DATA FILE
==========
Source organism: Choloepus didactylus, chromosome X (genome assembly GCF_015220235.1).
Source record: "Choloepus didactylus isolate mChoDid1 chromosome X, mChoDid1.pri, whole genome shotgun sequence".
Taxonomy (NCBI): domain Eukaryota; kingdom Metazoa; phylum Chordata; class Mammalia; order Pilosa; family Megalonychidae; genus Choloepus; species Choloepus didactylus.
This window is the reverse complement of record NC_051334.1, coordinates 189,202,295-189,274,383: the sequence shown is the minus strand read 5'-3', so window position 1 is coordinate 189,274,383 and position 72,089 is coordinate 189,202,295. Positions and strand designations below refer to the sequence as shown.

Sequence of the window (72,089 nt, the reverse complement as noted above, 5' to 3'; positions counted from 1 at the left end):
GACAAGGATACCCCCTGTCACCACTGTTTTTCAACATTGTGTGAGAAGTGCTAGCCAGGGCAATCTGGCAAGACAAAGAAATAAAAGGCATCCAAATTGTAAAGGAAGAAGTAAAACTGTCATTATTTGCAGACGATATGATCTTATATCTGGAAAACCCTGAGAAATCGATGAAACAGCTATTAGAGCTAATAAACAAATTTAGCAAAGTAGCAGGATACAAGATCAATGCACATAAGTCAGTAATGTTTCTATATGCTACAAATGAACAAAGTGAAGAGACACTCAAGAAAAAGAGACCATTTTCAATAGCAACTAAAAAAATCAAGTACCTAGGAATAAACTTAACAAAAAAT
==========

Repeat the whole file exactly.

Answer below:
Source organism: Choloepus didactylus, chromosome X (genome assembly GCF_015220235.1).
Source record: "Choloepus didactylus isolate mChoDid1 chromosome X, mChoDid1.pri, whole genome shotgun sequence".
Taxonomy (NCBI): domain Eukaryota; kingdom Metazoa; phylum Chordata; class Mammalia; order Pilosa; family Megalonychidae; genus Choloepus; species Choloepus didactylus.
This window is the reverse complement of record NC_051334.1, coordinates 189,202,295-189,274,383: the sequence shown is the minus strand read 5'-3', so window position 1 is coordinate 189,274,383 and position 72,089 is coordinate 189,202,295. Positions and strand designations below refer to the sequence as shown.

Sequence of the window (72,089 nt, the reverse complement as noted above, 5' to 3'; positions counted from 1 at the left end):
GACAAGGATACCCCCTGTCACCACTGTTTTTCAACATTGTGTGAGAAGTGCTAGCCAGGGCAATCTGGCAAGACAAAGAAATAAAAGGCATCCAAATTGTAAAGGAAGAAGTAAAACTGTCATTATTTGCAGACGATATGATCTTATATCTGGAAAACCCTGAGAAATCGATGAAACAGCTATTAGAGCTAATAAACAAATTTAGCAAAGTAGCAGGATACAAGATCAATGCACATAAGTCAGTAATGTTTCTATATGCTACAAATGAACAAAGTGAAGAGACACTCAAGAAAAAGAGACCATTTTCAATAGCAACTAAAAAAATCAAGTACCTAGGAATAAACTTAACAAAAAAT